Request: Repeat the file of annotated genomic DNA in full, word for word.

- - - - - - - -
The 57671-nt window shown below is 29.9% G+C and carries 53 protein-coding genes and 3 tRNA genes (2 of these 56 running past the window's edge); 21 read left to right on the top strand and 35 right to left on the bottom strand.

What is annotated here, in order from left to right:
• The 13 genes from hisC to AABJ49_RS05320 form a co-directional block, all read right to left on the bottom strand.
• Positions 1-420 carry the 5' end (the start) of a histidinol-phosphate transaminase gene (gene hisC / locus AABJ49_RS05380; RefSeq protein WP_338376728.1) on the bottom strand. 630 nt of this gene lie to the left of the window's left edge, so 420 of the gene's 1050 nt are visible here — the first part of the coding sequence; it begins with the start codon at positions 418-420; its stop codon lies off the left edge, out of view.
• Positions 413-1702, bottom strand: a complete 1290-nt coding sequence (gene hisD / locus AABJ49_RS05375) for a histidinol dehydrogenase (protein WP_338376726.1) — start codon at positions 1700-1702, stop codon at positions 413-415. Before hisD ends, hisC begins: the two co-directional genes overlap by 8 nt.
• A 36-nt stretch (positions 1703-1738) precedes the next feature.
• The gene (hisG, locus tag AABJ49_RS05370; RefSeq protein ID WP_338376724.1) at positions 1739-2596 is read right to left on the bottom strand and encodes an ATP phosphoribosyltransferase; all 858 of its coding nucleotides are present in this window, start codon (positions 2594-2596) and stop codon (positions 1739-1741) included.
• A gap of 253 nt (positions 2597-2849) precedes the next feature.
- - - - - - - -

The 57671-nt window shown below is 29.9% G+C and carries 53 protein-coding genes and 3 tRNA genes (2 of these 56 running past the window's edge); 21 read left to right on the top strand and 35 right to left on the bottom strand.

What is annotated here, in order from left to right:
• The 13 genes from hisC to AABJ49_RS05320 form a co-directional block, all read right to left on the bottom strand.
• Positions 1-420 carry the 5' end (the start) of a histidinol-phosphate transaminase gene (gene hisC / locus AABJ49_RS05380; RefSeq protein WP_338376728.1) on the bottom strand. 630 nt of this gene lie to the left of the window's left edge, so 420 of the gene's 1050 nt are visible here — the first part of the coding sequence; it begins with the start codon at positions 418-420; its stop codon lies off the left edge, out of view.
• Positions 413-1702, bottom strand: a complete 1290-nt coding sequence (gene hisD / locus AABJ49_RS05375) for a histidinol dehydrogenase (protein WP_338376726.1) — start codon at positions 1700-1702, stop codon at positions 413-415. Before hisD ends, hisC begins: the two co-directional genes overlap by 8 nt.
• A 36-nt stretch (positions 1703-1738) precedes the next feature.
• The gene (hisG, locus tag AABJ49_RS05370; RefSeq protein ID WP_338376724.1) at positions 1739-2596 is read right to left on the bottom strand and encodes an ATP phosphoribosyltransferase; all 858 of its coding nucleotides are present in this window, start codon (positions 2594-2596) and stop codon (positions 1739-1741) included.
• A gap of 253 nt (positions 2597-2849) precedes the next feature.